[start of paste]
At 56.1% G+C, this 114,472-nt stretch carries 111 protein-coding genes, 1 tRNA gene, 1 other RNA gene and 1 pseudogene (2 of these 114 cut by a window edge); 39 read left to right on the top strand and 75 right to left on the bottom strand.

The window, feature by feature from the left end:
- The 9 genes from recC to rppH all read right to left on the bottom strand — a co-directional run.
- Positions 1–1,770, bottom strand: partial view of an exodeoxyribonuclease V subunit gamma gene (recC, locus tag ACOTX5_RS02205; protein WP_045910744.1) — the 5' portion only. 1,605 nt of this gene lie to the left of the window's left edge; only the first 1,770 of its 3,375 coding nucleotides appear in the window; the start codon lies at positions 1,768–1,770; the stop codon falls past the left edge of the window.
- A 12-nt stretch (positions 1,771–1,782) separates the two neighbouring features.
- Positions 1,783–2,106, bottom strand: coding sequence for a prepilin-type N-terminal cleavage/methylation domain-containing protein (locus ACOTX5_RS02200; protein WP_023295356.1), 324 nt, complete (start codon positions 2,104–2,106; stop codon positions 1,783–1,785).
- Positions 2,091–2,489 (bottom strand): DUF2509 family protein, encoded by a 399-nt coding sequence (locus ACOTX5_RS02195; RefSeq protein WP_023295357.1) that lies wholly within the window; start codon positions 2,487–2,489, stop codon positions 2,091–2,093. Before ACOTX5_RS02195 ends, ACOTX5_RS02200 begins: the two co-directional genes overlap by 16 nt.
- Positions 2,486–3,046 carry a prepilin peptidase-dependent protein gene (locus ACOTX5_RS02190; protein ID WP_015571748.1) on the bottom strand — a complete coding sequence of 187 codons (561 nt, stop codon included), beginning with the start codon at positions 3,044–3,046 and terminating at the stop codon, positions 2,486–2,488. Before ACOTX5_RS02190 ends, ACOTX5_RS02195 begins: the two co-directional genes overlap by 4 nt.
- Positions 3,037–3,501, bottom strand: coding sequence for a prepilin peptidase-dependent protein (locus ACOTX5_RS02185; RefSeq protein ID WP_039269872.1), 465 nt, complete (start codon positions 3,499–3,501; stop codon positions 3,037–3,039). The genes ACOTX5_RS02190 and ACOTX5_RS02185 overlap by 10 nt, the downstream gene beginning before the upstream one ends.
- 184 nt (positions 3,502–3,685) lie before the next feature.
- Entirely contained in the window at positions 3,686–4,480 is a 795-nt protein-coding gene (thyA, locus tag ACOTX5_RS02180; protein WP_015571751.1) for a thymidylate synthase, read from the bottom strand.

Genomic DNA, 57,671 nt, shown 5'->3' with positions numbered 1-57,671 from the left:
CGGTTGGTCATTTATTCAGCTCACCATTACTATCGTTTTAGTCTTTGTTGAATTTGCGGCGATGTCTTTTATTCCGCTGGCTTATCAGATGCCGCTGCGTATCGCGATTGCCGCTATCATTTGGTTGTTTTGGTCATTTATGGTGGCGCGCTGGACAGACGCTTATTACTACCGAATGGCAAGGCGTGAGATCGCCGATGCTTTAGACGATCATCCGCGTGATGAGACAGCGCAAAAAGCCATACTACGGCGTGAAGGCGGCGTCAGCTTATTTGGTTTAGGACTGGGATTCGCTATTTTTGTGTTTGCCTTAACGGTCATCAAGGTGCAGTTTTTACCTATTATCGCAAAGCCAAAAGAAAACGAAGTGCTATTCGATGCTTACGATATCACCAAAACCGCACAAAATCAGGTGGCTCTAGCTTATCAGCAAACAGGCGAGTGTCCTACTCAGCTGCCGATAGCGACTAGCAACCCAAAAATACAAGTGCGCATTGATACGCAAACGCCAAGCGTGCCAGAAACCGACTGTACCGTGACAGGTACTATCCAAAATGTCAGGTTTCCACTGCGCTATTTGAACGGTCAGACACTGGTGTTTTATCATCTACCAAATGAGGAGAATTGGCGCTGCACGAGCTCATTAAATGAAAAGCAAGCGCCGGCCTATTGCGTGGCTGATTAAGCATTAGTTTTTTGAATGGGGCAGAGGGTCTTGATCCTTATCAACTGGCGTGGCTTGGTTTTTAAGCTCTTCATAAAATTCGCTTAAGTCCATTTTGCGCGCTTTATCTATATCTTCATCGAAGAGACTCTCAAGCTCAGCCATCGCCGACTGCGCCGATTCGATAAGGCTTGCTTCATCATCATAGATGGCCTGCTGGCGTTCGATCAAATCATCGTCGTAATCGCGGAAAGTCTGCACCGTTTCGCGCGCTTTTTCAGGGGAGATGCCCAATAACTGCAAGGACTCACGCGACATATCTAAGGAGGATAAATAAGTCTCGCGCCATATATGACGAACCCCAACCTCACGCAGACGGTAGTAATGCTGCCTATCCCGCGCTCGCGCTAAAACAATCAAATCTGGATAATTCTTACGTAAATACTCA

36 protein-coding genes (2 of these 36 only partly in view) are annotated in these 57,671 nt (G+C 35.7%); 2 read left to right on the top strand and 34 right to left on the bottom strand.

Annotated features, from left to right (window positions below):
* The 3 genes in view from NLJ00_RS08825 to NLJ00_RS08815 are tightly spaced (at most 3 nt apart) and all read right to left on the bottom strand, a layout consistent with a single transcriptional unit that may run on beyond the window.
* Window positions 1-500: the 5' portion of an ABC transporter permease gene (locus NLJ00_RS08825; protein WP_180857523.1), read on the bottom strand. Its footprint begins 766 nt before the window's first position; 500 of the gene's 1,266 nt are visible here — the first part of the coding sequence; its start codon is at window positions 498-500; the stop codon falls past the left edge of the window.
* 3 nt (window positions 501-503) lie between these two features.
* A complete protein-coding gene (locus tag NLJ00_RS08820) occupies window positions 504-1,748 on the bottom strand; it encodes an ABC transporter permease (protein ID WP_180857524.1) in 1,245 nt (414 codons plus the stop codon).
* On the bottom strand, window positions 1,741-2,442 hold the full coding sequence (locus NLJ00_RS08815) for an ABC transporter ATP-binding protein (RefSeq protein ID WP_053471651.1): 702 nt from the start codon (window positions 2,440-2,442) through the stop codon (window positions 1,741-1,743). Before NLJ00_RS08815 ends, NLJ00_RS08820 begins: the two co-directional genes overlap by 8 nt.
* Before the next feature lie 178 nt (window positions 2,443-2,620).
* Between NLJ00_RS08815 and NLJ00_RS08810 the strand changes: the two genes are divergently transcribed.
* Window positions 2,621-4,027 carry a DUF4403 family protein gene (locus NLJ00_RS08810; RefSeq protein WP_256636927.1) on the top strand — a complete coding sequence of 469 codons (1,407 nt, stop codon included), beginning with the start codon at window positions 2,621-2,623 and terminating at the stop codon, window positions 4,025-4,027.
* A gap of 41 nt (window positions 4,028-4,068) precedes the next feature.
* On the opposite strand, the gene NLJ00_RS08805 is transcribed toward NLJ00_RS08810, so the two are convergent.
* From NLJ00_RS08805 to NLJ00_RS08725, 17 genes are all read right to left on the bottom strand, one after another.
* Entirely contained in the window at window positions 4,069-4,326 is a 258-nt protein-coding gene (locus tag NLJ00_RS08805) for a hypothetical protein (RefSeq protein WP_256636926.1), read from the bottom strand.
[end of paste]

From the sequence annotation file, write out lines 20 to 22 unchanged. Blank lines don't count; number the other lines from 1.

* On the bottom strand, window positions 1,741-2,442 hold the full coding sequence (locus NLJ00_RS08815) for an ABC transporter ATP-binding protein (RefSeq protein ID WP_053471651.1): 702 nt from the start codon (window positions 2,440-2,442) through the stop codon (window positions 1,741-1,743). Before NLJ00_RS08815 ends, NLJ00_RS08820 begins: the two co-directional genes overlap by 8 nt.
* Before the next feature lie 178 nt (window positions 2,443-2,620).
* Between NLJ00_RS08815 and NLJ00_RS08810 the strand changes: the two genes are divergently transcribed.